The Atlanta Beltline Inc. has been awarded an $18 million federal transportation grant to develop a 2.5 mile portion of the greenspace project in southwest Atlanta, city officials announced this week.
The grant means the Southwest Corridor will open in two to three years, versus five without it, Atlanta Beltline spokesman Ethan Davidson said.
The Transportation Investment Generating Economic Recovery, or TIGER, grant is the first of its kind for the Atlanta Beltline and the second TIGER grant Atlanta officials have received in recent years. The city received a $47.6 million award for the streetcar project in 2010.
“The Atlanta Beltline is one of the most transformative projects ever undertaken in our city’s history,” Atlanta Mayor Kasim Reed said in a statement, thanking President Barack Obama and U.S. Secretary of Transportation Anthony Foxx for selecting Atlanta to receive the funds. “This $18 million grant is a tremendous step forward in my administration’s goal to make the vision of the Atlanta Beltline a reality much sooner.”
Beltline officials said the money will help the nonprofit purchase a stretch of trail — a former freight rail line — currently owned by the Georgia Department of Transportation. According to city officials, the TIGER grant funds about 40 percent of the total project cost of the Southwest corridor, which is estimated at $43 million. The trail will ultimately include a bicycle and pedestrian transportation corridor which will connect to four schools and several parks.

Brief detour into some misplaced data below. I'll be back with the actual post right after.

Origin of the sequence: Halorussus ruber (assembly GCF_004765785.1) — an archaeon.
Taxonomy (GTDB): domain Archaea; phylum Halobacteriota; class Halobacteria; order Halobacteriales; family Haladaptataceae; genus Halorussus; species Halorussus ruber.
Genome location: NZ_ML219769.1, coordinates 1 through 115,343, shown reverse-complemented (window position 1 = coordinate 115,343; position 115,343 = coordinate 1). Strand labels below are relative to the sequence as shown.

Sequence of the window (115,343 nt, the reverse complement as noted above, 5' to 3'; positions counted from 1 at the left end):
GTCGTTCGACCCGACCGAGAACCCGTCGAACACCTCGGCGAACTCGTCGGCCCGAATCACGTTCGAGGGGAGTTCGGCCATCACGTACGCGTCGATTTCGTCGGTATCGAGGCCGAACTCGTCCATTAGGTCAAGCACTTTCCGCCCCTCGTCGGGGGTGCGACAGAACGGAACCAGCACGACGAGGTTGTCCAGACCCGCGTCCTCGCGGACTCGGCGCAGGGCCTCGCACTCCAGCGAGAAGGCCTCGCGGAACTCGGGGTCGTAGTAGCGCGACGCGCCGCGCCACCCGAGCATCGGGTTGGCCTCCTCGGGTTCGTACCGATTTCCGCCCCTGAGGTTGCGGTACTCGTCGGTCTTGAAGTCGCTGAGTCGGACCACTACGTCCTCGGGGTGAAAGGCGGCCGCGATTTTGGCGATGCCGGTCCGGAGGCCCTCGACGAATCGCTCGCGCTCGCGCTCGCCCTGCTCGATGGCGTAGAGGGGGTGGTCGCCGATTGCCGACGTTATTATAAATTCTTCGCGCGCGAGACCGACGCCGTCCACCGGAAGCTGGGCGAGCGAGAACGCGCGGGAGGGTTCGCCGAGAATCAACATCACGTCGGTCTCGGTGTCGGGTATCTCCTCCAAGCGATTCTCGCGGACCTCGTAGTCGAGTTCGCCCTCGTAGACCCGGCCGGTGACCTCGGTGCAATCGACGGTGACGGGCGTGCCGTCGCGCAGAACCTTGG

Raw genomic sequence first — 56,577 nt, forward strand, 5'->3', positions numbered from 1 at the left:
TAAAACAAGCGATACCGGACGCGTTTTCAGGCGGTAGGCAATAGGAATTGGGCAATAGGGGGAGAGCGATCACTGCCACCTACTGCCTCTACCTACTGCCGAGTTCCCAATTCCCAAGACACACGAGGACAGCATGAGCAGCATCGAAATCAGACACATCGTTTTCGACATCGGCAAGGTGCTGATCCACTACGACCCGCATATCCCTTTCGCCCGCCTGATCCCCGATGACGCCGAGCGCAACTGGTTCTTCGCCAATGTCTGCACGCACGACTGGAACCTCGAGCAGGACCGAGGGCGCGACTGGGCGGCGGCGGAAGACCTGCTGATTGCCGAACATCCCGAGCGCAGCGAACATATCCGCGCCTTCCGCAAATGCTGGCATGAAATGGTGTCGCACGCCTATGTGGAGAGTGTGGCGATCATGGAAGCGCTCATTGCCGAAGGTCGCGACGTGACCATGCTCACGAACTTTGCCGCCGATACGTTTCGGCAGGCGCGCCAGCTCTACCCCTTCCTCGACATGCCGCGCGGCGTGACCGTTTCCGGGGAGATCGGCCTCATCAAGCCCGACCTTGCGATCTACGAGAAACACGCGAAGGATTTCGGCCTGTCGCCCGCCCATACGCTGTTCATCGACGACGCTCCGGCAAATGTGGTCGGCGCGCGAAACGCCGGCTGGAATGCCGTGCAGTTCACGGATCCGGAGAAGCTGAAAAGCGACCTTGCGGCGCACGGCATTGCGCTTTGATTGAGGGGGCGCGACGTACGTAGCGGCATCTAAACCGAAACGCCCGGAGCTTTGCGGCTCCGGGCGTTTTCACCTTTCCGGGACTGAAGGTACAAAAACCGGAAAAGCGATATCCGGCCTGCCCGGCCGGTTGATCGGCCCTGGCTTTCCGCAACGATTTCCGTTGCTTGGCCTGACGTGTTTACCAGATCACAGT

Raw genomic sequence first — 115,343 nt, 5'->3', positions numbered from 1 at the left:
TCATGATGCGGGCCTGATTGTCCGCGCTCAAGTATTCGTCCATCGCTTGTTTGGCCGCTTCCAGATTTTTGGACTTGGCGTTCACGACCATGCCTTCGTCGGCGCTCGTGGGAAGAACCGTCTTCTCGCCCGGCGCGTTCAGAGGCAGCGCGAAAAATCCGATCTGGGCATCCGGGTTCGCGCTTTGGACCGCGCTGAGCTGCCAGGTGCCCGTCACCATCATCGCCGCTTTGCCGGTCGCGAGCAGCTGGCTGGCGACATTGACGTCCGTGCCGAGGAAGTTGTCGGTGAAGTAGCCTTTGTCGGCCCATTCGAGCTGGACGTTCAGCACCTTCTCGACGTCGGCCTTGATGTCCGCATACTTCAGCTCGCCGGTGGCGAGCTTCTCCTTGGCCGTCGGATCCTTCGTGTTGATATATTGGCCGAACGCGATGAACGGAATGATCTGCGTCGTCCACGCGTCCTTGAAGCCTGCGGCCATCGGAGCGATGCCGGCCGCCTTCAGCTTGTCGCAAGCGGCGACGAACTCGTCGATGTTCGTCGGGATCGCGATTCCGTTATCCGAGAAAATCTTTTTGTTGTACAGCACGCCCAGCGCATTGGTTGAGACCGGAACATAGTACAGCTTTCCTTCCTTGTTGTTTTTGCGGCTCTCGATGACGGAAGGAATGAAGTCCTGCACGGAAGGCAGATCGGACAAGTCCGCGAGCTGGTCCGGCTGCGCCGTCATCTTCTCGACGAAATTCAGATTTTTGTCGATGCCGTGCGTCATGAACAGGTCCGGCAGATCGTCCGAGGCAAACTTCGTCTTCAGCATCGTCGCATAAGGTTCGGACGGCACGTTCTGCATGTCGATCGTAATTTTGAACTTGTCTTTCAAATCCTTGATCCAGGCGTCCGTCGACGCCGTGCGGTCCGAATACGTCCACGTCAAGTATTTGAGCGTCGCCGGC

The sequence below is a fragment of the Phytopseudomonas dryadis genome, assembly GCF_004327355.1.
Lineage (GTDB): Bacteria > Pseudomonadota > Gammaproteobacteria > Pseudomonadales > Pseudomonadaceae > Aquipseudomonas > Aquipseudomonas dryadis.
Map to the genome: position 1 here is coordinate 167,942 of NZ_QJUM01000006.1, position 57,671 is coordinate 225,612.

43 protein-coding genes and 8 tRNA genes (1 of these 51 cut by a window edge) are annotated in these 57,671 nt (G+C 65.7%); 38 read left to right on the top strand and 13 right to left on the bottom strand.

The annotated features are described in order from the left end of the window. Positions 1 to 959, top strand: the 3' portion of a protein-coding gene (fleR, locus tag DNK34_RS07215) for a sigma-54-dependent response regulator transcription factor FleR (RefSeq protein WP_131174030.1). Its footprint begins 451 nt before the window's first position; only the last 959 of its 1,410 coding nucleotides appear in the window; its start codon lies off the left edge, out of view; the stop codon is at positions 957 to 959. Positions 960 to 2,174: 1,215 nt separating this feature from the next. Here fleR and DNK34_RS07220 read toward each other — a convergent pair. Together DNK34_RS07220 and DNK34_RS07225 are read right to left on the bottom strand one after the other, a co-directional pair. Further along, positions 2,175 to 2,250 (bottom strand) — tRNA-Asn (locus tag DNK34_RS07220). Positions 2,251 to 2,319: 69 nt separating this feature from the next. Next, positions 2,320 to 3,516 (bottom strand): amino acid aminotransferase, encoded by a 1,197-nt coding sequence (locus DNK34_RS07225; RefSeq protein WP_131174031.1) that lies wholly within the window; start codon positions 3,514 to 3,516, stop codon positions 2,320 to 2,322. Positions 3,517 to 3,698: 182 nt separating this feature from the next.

The U.S. Department of Transportation awards TIGER grants to road, rail, transit and port projects that stand to have significant impact on a metropolitan area or region, according to the USDOT. Congress appropriated about $1.5 billion for the first round of TIGER funding. Now in its fifth round, the federal government awarded $474 million.
The Atlanta Beltline, begun in 2005, was one of 568 applicants from across the country for this round of federal dollars. The development project originally envisioned by Ryan Gravel aims to transform blighted land into a 22-mile loop of parks, trails and transit.